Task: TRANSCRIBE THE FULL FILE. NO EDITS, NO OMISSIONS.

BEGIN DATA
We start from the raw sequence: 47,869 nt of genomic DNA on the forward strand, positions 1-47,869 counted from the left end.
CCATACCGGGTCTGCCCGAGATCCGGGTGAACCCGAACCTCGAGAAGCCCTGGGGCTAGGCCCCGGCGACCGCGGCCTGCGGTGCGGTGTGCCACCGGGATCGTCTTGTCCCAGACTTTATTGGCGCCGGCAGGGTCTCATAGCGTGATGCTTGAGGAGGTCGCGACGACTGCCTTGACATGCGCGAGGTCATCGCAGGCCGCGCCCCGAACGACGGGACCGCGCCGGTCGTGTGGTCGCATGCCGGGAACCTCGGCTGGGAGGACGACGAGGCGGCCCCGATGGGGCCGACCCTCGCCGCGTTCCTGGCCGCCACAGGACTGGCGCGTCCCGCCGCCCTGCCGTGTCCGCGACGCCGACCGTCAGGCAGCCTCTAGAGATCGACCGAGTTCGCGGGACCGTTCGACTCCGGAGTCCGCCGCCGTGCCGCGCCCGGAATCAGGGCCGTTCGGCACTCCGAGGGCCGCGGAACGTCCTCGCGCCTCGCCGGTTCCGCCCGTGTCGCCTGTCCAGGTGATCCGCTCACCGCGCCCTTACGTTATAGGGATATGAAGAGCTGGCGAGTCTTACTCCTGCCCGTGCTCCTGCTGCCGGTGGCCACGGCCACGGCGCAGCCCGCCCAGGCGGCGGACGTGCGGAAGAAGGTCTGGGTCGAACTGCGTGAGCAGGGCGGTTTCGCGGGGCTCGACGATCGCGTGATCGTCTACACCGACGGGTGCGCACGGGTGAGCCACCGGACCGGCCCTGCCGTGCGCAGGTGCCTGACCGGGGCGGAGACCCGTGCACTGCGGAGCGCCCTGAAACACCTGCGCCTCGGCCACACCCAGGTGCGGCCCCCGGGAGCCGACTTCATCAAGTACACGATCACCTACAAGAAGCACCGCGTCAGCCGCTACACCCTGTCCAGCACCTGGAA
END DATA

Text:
We start from the raw sequence: 47,869 nt of genomic DNA on the forward strand, positions 1-47,869 counted from the left end.
CCATACCGGGTCTGCCCGAGATCCGGGTGAACCCGAACCTCGAGAAGCCCTGGGGCTAGGCCCCGGCGACCGCGGCCTGCGGTGCGGTGTGCCACCGGGATCGTCTTGTCCCAGACTTTATTGGCGCCGGCAGGGTCTCATAGCGTGATGCTTGAGGAGGTCGCGACGACTGCCTTGACATGCGCGAGGTCATCGCAGGCCGCGCCCCGAACGACGGGACCGCGCCGGTCGTGTGGTCGCATGCCGGGAACCTCGGCTGGGAGGACGACGAGGCGGCCCCGATGGGGCCGACCCTCGCCGCGTTCCTGGCCGCCACAGGACTGGCGCGTCCCGCCGCCCTGCCGTGTCCGCGACGCCGACCGTCAGGCAGCCTCTAGAGATCGACCGAGTTCGCGGGACCGTTCGACTCCGGAGTCCGCCGCCGTGCCGCGCCCGGAATCAGGGCCGTTCGGCACTCCGAGGGCCGCGGAACGTCCTCGCGCCTCGCCGGTTCCGCCCGTGTCGCCTGTCCAGGTGATCCGCTCACCGCGCCCTTACGTTATAGGGATATGAAGAGCTGGCGAGTCTTACTCCTGCCCGTGCTCCTGCTGCCGGTGGCCACGGCCACGGCGCAGCCCGCCCAGGCGGCGGACGTGCGGAAGAAGGTCTGGGTCGAACTGCGTGAGCAGGGCGGTTTCGCGGGGCTCGACGATCGCGTGATCGTCTACACCGACGGGTGCGCACGGGTGAGCCACCGGACCGGCCCTGCCGTGCGCAGGTGCCTGACCGGGGCGGAGACCCGTGCACTGCGGAGCGCCCTGAAACACCTGCGCCTCGGCCACACCCAGGTGCGGCCCCCGGGAGCCGACTTCATCAAGTACACGATCACCTACAAGAAGCACCGCGTCAGCCGCTACACCCTGTCCAGCACCTGGAA